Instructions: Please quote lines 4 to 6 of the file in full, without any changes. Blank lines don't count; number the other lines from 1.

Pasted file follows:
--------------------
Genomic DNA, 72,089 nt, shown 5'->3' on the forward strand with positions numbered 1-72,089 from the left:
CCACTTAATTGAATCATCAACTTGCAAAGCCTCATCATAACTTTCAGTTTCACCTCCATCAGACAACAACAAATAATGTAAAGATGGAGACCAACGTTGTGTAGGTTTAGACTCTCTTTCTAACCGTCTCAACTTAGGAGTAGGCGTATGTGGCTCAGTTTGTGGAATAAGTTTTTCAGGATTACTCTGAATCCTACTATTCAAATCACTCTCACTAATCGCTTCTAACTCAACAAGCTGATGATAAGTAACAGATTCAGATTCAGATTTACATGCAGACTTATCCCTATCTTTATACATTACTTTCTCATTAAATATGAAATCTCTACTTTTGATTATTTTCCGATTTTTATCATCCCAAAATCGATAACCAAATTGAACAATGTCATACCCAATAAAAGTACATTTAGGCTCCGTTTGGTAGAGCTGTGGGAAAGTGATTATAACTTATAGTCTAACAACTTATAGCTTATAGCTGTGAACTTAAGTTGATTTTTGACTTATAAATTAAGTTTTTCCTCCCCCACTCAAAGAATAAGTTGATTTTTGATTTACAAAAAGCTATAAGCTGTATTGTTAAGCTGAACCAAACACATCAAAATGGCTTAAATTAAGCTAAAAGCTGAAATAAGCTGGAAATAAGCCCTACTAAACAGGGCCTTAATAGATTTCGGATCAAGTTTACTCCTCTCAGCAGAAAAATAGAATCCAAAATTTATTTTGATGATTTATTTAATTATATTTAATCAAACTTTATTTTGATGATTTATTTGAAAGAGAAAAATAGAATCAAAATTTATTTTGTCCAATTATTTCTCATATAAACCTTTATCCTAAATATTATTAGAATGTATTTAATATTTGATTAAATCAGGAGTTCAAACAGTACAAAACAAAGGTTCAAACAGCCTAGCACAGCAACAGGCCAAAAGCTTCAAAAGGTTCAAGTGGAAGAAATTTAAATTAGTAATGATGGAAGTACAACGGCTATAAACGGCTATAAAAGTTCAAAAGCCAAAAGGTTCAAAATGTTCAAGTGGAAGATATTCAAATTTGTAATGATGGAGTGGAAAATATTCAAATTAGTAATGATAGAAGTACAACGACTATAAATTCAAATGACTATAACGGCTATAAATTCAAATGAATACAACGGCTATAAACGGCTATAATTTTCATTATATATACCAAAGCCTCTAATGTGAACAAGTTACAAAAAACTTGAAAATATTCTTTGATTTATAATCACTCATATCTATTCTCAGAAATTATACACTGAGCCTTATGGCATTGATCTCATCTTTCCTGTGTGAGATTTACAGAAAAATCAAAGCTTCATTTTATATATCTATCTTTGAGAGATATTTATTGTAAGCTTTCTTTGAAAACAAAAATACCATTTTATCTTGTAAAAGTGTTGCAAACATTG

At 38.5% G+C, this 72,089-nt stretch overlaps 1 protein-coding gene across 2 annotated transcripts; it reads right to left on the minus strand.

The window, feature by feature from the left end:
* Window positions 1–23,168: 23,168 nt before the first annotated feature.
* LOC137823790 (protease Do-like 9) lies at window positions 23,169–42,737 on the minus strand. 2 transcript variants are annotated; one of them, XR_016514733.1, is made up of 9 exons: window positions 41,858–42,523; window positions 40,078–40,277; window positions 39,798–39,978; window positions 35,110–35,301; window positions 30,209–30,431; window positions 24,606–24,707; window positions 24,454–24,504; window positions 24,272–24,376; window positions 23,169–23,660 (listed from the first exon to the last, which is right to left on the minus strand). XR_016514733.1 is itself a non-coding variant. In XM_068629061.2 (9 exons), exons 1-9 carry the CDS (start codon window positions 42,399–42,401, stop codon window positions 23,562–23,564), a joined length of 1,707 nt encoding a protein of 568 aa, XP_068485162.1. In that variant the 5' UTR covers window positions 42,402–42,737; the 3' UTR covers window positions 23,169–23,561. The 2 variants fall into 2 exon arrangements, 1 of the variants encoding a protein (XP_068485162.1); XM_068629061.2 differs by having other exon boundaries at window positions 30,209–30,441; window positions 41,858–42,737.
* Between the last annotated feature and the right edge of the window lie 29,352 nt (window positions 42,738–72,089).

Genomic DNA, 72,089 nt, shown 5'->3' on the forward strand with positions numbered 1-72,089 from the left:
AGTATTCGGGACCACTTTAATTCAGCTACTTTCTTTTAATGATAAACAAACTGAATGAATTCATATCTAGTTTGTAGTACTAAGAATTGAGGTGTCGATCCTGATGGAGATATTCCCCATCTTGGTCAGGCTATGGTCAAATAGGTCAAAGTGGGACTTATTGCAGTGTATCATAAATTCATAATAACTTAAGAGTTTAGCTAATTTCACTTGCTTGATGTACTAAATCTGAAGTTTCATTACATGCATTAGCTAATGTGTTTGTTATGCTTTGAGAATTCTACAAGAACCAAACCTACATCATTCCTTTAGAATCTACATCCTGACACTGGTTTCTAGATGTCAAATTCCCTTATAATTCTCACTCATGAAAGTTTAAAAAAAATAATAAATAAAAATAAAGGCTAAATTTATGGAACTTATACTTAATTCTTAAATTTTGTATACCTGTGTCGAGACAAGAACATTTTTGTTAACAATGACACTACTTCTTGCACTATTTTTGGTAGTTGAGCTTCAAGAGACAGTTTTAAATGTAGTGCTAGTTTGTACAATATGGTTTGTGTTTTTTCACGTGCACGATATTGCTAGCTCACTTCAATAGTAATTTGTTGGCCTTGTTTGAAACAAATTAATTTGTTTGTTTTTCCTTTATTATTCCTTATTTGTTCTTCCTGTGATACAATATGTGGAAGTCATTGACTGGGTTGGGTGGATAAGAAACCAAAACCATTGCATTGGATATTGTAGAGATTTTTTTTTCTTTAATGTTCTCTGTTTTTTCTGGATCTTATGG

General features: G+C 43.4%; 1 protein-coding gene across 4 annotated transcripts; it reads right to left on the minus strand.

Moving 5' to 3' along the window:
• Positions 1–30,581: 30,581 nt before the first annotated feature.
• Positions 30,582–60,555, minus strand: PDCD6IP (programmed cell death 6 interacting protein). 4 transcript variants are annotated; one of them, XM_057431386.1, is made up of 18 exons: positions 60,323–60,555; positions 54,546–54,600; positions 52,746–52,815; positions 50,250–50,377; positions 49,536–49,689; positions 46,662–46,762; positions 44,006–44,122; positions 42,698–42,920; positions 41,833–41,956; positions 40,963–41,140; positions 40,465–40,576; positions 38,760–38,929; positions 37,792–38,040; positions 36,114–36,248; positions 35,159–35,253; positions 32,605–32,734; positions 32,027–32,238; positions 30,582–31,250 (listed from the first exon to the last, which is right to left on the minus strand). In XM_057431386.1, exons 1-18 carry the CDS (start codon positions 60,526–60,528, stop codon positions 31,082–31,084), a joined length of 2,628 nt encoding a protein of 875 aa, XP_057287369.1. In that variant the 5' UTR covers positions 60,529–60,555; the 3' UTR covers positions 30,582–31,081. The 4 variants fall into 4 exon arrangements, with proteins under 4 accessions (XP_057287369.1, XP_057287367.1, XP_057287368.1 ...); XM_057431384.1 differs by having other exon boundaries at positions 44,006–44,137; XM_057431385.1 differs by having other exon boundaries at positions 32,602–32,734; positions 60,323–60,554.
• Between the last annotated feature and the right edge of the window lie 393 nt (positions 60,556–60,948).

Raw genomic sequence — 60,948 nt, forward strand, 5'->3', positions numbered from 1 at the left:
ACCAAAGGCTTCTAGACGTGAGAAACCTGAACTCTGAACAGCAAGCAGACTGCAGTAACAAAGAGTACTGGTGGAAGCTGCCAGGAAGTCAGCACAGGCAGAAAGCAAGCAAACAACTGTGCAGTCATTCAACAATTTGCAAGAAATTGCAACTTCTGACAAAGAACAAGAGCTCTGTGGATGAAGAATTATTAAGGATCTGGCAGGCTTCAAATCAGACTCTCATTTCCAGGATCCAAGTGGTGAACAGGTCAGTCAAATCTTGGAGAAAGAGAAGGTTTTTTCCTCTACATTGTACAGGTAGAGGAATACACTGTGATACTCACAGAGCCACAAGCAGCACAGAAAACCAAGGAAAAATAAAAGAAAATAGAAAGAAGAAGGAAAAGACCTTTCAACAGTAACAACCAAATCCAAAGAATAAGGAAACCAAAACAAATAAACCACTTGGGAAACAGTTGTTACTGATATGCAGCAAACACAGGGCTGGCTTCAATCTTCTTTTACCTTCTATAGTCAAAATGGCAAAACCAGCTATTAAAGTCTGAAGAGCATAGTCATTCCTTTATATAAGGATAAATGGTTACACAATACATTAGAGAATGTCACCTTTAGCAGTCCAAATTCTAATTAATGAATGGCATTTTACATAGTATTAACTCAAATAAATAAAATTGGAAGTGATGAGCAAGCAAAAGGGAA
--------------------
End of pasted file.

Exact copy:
The window, feature by feature from the left end:
* Window positions 1–23,168: 23,168 nt before the first annotated feature.
* LOC137823790 (protease Do-like 9) lies at window positions 23,169–42,737 on the minus strand. 2 transcript variants are annotated; one of them, XR_016514733.1, is made up of 9 exons: window positions 41,858–42,523; window positions 40,078–40,277; window positions 39,798–39,978; window positions 35,110–35,301; window positions 30,209–30,431; window positions 24,606–24,707; window positions 24,454–24,504; window positions 24,272–24,376; window positions 23,169–23,660 (listed from the first exon to the last, which is right to left on the minus strand). XR_016514733.1 is itself a non-coding variant. In XM_068629061.2 (9 exons), exons 1-9 carry the CDS (start codon window positions 42,399–42,401, stop codon window positions 23,562–23,564), a joined length of 1,707 nt encoding a protein of 568 aa, XP_068485162.1. In that variant the 5' UTR covers window positions 42,402–42,737; the 3' UTR covers window positions 23,169–23,561. The 2 variants fall into 2 exon arrangements, 1 of the variants encoding a protein (XP_068485162.1); XM_068629061.2 differs by having other exon boundaries at window positions 30,209–30,441; window positions 41,858–42,737.